Content not to mess with a good thing, Carr-Dee Corp. in Medford, Mass., has been going about its drilling business - serving the same market with the same professionalism - just like it did when it first started. Steve DeSimone, Carr-Dee's general manager, says, “We do geotechnical, environmental drilling - anything to do with subsurface investigation or soil instrumentation. Our clients, for the most part, are geotechnical engineers, but we do some residential work for architect and structural engineer customers.”
DeSimone's father, Arthur, the company's president, provides a little history: “In the beginning, we had four rigs - hand rigs, no machines. After a couple years, we started using Jeeps, with tail-end rigs with a cat head in the back; we had four of those. Then we went into Jeep pick-up trucks; we had four of them, also. As the years went by, we decided to get into the more elaborate machines with hydraulics, and that's what we've been doing ever since.”
These DaysBringing us up-to-date, DeSimone notes, “Today, we're running six truck-rigs, three track-rigs for off-road duties, a Geoprobe rig, four skid rigs and two portable rigs,” adding, “We do all of our maintenance in-house.”
Carr-Dee currently boasts 10 employees, including head driller Joe DeSimone. The company is not looking to hire any more help right now, and that has to be of some relief. “It is very hard finding drillers,” DeSimone explains. “We have to train our own. We're a union shop, so if we need someone, we call the union hall and tell them we're looking for a good man. We belong to a tunnel workers union; most of the time, they don't have any drillers. So if we can get somebody who's good, we'll keep him and train him to eventually become a driller.”
Market FactorsAsked about some of the better opportunities in his market, DeSimone tells us, “We've been doing a lot of hospital work - they're the ones with money putting up all the big buildings. We just finished a good-sized project at Mass. General Hospital. And the colleges also - they're always building; we just did a couple of big projects at Simmons College. We used to do a lot of work for Mass. Highway - we had an open-ended contract - but we haven't done any of that in the past five or six years. We're pretty much maintaining what we do now. It's not like we'll be getting into the water well end or anything; we'll stick with the geotechnical and environmental work.”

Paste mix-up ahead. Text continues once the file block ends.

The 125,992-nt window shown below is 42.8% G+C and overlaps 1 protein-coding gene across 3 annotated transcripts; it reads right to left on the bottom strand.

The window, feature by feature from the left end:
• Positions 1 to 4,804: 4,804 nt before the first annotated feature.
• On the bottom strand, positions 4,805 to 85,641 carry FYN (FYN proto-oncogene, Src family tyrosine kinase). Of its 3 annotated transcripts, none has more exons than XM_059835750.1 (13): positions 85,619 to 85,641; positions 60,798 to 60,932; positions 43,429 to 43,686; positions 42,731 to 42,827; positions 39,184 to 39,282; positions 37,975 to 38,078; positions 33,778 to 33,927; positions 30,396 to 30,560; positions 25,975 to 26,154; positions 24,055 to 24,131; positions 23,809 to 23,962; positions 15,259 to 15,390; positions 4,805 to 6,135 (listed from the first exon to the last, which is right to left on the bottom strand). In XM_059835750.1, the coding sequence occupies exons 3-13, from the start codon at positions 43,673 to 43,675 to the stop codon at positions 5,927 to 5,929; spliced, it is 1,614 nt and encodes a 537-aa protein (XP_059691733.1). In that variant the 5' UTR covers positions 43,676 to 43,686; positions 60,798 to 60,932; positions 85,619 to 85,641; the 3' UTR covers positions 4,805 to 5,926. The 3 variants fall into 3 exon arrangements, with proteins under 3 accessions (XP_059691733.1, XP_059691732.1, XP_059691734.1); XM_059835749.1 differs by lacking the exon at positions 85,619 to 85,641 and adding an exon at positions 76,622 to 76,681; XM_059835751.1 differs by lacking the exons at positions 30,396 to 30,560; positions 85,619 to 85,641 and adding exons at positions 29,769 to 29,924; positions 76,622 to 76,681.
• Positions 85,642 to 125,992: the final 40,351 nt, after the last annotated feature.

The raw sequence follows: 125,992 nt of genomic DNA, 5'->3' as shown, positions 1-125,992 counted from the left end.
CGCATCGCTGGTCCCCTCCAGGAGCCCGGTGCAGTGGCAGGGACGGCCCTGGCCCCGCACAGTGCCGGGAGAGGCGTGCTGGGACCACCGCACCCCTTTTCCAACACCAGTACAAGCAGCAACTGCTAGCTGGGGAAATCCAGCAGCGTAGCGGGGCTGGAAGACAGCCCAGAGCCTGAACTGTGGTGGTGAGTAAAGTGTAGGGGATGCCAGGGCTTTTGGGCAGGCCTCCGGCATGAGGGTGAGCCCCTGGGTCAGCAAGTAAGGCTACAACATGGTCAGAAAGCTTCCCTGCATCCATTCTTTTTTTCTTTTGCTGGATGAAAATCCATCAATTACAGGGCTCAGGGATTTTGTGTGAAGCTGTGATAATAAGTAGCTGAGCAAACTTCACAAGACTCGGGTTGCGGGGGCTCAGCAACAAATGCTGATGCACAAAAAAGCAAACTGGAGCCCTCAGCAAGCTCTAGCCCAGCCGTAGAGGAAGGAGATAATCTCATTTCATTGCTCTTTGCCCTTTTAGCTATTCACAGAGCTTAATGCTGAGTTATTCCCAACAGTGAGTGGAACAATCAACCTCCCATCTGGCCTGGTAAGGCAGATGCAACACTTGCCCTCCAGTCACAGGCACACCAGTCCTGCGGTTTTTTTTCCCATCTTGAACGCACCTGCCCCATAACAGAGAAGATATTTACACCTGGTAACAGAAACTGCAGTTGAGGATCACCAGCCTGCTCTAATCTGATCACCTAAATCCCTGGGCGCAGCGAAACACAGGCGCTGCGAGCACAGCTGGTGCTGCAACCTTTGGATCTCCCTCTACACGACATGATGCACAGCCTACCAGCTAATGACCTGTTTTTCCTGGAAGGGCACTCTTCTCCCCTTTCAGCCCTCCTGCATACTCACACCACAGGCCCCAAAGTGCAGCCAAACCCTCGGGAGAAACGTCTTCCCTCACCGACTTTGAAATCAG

As far as the geography of Carr-Dee's market, DeSimone says, “We cover all of New England.”
Regarding competition in his market area, DeSimone reports, “There are a lot of firms that have started up within the past 10 years that have one or two rigs. Years ago, there was hardly anybody else around. I think we're the only union drilling contractor around here, so naturally, the other guys can go for less money than we can.” He estimates that approximately 60 percent of Carr-Dee Corp.'s projects are union jobs. “I think it will stay that way for the foreseeable future.”
Work Load“Right now, we're scheduled out about two weeks, and that's fairly typical,” he notes.
As for seasonal fluctuations and whether things slow down in the winter months, DeSimone explains, “Actually, sometimes winter is our busiest season.” Looking ahead, he prognosticates, “2007 should be much the same as 2006 - and that's a good thing; 2006 was a pretty good year and we're expecting things to remain consistent. Talking to some of the engineers we deal with, there seems to be a lot of projects that are in the fire, so that's promising and we're looking forward to it.”
No doubt Carr-Dee also can look forward to continuing its tradition of providing its engineer, architect and developer customers with the below-surface intelligence they need to make confident decisions.